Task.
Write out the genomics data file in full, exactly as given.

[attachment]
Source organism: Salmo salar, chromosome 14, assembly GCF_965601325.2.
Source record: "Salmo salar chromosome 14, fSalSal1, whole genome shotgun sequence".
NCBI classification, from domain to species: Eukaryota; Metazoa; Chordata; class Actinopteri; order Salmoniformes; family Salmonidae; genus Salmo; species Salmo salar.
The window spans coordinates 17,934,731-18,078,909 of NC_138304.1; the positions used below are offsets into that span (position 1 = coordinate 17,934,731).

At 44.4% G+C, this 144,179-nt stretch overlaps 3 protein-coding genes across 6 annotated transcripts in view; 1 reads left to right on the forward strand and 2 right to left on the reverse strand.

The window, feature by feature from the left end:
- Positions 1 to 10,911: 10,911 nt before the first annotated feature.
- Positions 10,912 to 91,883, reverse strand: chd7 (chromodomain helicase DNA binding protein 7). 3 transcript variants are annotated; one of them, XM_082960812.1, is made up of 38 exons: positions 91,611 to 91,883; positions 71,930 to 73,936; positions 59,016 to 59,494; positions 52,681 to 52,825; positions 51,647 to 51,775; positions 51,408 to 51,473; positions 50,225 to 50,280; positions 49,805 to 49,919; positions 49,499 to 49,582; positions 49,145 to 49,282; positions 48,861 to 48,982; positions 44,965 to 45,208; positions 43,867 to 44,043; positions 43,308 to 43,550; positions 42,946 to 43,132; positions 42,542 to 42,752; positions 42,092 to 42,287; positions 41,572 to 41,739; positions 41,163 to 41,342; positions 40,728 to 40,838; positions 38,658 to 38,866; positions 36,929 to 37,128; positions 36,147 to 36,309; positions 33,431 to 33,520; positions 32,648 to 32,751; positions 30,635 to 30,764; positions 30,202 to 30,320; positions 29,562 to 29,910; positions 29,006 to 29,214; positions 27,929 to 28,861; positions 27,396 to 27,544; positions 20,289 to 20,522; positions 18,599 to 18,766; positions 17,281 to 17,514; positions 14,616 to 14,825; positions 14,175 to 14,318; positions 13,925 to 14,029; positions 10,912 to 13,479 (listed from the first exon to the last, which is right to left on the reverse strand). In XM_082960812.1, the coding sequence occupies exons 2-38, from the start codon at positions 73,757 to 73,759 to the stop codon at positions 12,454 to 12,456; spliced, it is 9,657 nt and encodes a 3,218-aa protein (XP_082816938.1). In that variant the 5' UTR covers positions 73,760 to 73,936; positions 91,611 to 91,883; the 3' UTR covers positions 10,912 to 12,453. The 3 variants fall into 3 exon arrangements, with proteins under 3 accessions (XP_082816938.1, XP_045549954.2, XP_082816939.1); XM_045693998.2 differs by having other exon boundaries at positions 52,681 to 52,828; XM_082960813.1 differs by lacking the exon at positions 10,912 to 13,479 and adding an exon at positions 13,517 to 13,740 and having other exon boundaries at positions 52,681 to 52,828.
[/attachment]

Source organism: Salmo salar, chromosome 14, assembly GCF_965601325.2.
Source record: "Salmo salar chromosome 14, fSalSal1, whole genome shotgun sequence".
NCBI classification, from domain to species: Eukaryota; Metazoa; Chordata; class Actinopteri; order Salmoniformes; family Salmonidae; genus Salmo; species Salmo salar.
The window spans coordinates 17,934,731-18,078,909 of NC_138304.1; the positions used below are offsets into that span (position 1 = coordinate 17,934,731).

At 44.4% G+C, this 144,179-nt stretch overlaps 3 protein-coding genes across 6 annotated transcripts in view; 1 reads left to right on the forward strand and 2 right to left on the reverse strand.

The window, feature by feature from the left end:
- Positions 1 to 10,911: 10,911 nt before the first annotated feature.
- Positions 10,912 to 91,883, reverse strand: chd7 (chromodomain helicase DNA binding protein 7). 3 transcript variants are annotated; one of them, XM_082960812.1, is made up of 38 exons: positions 91,611 to 91,883; positions 71,930 to 73,936; positions 59,016 to 59,494; positions 52,681 to 52,825; positions 51,647 to 51,775; positions 51,408 to 51,473; positions 50,225 to 50,280; positions 49,805 to 49,919; positions 49,499 to 49,582; positions 49,145 to 49,282; positions 48,861 to 48,982; positions 44,965 to 45,208; positions 43,867 to 44,043; positions 43,308 to 43,550; positions 42,946 to 43,132; positions 42,542 to 42,752; positions 42,092 to 42,287; positions 41,572 to 41,739; positions 41,163 to 41,342; positions 40,728 to 40,838; positions 38,658 to 38,866; positions 36,929 to 37,128; positions 36,147 to 36,309; positions 33,431 to 33,520; positions 32,648 to 32,751; positions 30,635 to 30,764; positions 30,202 to 30,320; positions 29,562 to 29,910; positions 29,006 to 29,214; positions 27,929 to 28,861; positions 27,396 to 27,544; positions 20,289 to 20,522; positions 18,599 to 18,766; positions 17,281 to 17,514; positions 14,616 to 14,825; positions 14,175 to 14,318; positions 13,925 to 14,029; positions 10,912 to 13,479 (listed from the first exon to the last, which is right to left on the reverse strand). In XM_082960812.1, the coding sequence occupies exons 2-38, from the start codon at positions 73,757 to 73,759 to the stop codon at positions 12,454 to 12,456; spliced, it is 9,657 nt and encodes a 3,218-aa protein (XP_082816938.1). In that variant the 5' UTR covers positions 73,760 to 73,936; positions 91,611 to 91,883; the 3' UTR covers positions 10,912 to 12,453. The 3 variants fall into 3 exon arrangements, with proteins under 3 accessions (XP_082816938.1, XP_045549954.2, XP_082816939.1); XM_045693998.2 differs by having other exon boundaries at positions 52,681 to 52,828; XM_082960813.1 differs by lacking the exon at positions 10,912 to 13,479 and adding an exon at positions 13,517 to 13,740 and having other exon boundaries at positions 52,681 to 52,828.